Section 737(a) provides that, in the case of any distribution by a partnership to a partner, the partner shall be treated as recognizing gain in an amount equal to the lesser of (1) the excess (if any) of (A) the fair market value of property (other than money) received in the distribution over (B) the adjusted basis of the partner’s interest in the partnership immediately before the distribution reduced (but not below zero) by the amount of money received in the distribution, or (2) the net precontribution gain of the partner. Gain recognized under the preceding sentence shall be in addition to any gain recognized under § 731. The character of the gain shall be determined by reference to the proportionate character of the net precontribution gain.

Section 737(b) provides that for purposes of § 737, the term “net precontribution gain” means the net gain (if any) which would have been recognized by the distributee partner under § 704(c)(1)(B) if all property which (1) had been contributed to the partnership by the distributee partner within seven years of the distribution, and (2) is held by the partnership immediately before the distribution, had been distributed by the partnership to another partner.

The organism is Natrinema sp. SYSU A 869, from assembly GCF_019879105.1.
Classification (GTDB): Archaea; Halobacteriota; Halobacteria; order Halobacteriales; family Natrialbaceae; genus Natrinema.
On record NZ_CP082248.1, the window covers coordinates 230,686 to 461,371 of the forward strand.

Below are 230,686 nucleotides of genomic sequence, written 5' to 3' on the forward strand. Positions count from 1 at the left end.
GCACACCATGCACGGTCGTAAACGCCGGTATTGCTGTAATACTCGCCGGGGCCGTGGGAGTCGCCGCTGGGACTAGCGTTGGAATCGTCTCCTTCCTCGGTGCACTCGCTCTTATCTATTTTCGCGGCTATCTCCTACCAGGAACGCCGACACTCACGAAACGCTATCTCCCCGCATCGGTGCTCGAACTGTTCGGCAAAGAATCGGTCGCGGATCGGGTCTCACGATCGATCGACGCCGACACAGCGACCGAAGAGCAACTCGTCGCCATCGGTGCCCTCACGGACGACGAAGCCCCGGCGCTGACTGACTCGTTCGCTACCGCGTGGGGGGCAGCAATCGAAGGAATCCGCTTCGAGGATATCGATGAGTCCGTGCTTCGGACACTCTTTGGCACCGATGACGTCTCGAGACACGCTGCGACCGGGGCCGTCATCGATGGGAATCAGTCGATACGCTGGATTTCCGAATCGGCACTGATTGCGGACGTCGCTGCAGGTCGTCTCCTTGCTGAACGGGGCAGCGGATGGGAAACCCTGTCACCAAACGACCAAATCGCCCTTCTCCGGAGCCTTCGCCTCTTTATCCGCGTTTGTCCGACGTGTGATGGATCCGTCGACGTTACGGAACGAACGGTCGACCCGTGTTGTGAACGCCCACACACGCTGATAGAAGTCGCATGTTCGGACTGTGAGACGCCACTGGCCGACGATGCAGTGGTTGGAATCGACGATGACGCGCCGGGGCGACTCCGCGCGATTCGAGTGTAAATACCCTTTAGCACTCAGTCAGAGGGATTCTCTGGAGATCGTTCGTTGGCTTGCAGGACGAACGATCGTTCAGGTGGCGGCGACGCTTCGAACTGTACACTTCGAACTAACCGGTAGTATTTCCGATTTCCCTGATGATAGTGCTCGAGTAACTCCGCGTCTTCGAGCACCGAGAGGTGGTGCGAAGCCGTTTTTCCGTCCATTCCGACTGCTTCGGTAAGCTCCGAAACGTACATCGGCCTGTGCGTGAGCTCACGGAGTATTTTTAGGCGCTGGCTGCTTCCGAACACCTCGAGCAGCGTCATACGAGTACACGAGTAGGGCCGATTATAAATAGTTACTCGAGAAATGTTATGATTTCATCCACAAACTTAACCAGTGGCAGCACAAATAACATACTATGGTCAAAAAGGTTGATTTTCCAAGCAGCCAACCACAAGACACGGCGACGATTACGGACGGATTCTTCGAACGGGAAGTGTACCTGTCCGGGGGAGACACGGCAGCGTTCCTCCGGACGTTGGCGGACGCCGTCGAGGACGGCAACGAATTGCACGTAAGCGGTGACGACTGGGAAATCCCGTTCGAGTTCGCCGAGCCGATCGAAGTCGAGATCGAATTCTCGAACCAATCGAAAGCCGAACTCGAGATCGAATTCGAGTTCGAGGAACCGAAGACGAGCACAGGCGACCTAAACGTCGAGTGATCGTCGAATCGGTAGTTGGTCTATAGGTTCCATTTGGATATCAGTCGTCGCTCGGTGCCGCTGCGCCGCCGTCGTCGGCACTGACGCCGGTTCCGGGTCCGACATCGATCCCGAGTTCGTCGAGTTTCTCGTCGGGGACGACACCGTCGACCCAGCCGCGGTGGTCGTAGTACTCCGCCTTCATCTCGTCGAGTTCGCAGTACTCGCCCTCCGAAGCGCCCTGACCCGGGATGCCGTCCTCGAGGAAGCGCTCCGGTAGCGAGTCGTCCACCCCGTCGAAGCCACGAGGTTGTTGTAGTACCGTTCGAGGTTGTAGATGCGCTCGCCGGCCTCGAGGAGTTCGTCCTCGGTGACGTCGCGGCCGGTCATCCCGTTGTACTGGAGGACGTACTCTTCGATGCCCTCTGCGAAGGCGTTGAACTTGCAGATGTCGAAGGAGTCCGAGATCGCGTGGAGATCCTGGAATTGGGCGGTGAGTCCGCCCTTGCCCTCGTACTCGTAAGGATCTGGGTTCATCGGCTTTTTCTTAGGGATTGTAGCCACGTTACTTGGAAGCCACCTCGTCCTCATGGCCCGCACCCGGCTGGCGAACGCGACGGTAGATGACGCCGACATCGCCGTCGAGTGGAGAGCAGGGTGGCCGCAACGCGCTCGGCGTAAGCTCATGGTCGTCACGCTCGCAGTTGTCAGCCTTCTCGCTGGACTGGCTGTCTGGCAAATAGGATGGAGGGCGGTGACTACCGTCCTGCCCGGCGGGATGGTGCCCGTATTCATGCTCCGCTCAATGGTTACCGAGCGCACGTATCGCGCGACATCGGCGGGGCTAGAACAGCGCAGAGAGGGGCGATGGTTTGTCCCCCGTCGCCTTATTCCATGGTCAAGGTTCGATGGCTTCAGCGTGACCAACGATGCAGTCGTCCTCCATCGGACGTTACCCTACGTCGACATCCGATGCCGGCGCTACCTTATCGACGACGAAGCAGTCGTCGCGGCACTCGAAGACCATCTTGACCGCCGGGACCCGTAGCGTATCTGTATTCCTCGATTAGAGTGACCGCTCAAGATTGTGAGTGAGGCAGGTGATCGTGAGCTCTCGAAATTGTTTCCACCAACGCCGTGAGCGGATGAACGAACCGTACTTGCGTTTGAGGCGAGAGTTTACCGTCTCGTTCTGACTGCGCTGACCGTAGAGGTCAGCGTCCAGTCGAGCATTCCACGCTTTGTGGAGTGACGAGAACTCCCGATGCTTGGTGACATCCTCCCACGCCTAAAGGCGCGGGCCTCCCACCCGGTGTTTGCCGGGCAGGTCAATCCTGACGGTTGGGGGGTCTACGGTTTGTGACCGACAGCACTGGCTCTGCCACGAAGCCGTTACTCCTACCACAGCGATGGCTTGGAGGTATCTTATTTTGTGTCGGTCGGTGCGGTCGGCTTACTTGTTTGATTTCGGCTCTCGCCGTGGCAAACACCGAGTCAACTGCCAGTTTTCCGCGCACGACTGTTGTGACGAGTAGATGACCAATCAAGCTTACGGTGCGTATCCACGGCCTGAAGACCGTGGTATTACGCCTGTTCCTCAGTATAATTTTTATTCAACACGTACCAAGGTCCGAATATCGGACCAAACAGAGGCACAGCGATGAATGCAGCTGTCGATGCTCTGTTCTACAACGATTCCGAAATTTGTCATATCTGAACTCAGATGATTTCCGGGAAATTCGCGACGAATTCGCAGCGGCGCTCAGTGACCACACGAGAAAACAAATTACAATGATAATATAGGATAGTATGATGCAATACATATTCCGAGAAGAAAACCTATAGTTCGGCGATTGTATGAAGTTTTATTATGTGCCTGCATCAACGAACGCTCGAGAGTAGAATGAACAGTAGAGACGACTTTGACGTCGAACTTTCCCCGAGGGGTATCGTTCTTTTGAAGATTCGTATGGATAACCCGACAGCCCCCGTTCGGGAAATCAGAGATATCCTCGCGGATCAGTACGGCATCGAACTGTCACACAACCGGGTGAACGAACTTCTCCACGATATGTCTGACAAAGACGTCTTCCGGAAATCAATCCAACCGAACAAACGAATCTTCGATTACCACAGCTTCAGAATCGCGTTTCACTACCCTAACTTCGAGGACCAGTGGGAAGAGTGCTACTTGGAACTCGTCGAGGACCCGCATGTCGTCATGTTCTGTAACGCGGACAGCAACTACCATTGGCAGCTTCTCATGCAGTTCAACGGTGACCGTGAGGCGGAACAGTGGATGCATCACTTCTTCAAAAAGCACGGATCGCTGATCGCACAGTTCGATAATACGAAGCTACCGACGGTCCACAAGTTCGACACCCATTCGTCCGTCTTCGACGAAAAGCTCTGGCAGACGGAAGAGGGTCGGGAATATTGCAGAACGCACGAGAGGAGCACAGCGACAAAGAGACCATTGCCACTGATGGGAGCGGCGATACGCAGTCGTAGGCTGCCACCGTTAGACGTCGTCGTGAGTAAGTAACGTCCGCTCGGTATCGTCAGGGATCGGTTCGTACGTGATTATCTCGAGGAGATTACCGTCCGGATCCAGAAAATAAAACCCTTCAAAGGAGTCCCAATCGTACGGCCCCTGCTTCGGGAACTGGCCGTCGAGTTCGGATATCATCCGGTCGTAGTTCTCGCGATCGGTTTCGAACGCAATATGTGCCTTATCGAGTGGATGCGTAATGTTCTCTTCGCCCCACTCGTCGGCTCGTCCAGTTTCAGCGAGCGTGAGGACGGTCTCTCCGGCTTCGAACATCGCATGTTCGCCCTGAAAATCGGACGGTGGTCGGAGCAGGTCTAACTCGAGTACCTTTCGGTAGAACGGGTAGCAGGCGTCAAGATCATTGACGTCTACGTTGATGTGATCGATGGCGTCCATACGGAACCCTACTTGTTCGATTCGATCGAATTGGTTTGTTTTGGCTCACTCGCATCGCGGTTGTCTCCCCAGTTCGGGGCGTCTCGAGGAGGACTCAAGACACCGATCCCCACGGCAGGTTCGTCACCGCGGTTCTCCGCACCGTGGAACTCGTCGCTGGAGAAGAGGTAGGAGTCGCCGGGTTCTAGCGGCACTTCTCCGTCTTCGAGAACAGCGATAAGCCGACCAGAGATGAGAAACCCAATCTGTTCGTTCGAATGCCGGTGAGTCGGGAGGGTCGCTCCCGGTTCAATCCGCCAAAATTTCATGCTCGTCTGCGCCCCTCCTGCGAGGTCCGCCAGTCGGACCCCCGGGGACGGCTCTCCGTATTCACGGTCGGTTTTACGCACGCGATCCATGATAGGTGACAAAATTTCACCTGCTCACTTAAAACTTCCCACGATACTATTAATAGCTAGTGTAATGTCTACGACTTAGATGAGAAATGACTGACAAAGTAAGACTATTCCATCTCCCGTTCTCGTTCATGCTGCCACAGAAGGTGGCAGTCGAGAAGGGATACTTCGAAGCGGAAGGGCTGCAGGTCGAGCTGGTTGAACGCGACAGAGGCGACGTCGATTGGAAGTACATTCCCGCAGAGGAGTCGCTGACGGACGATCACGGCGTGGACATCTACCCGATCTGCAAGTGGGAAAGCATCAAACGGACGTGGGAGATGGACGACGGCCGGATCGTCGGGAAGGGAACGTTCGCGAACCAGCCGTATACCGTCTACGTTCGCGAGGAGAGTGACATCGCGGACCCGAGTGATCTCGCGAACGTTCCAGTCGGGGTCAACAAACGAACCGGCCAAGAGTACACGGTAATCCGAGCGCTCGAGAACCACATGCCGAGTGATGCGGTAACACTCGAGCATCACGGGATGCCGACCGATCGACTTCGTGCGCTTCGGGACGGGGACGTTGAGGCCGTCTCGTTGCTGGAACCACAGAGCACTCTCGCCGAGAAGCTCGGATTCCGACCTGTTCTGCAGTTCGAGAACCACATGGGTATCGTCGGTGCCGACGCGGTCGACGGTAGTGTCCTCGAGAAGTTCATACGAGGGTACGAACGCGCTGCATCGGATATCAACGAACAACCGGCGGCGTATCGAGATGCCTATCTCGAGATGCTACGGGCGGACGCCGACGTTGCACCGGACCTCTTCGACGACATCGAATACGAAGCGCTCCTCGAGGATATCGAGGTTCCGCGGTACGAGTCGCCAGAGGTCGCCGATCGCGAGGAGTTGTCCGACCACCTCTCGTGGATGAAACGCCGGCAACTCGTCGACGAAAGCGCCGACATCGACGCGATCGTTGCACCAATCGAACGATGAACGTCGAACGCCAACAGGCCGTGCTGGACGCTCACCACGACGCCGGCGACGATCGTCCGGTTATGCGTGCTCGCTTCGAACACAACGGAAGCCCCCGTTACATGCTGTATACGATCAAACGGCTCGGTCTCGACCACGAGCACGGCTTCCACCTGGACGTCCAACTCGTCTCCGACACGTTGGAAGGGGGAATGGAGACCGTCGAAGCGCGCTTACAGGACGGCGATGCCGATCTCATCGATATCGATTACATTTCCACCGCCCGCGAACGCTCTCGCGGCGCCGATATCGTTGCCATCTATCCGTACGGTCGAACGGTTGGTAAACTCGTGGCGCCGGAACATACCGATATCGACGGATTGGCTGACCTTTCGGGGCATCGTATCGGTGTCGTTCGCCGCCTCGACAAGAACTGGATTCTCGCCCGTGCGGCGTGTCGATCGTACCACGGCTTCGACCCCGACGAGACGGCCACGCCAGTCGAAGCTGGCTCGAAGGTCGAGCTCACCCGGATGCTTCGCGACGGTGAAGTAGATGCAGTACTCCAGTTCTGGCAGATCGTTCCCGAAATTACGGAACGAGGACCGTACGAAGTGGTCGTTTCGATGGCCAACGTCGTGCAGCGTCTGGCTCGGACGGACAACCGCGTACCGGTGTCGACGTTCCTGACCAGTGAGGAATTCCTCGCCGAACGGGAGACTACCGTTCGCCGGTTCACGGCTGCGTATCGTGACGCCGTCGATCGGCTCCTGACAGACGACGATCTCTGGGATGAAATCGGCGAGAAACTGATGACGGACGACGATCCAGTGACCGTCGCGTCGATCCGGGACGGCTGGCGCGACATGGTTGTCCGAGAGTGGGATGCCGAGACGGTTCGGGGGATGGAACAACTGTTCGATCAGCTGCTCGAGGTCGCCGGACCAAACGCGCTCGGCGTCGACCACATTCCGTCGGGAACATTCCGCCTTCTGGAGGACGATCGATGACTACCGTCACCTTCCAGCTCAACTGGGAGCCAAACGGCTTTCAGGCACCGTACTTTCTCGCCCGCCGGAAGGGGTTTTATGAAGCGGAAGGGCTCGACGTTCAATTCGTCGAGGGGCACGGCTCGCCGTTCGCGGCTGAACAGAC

Section 1.737-1(c)(1) provides that the distributee partner’s net precontribution gain is the net gain (if any) that would have been recognized by the distributee partner under § 704(c)(1)(B) and § 1.704-4 if all property that had been contributed to the partnership by the distributee partner within seven years of the distribution and is held by the partnership immediately before the distribution had been distributed by the partnership to another partner other than a partner who owns, directly or indirectly, more than 50 percent of the capital or profits interest in the partnership.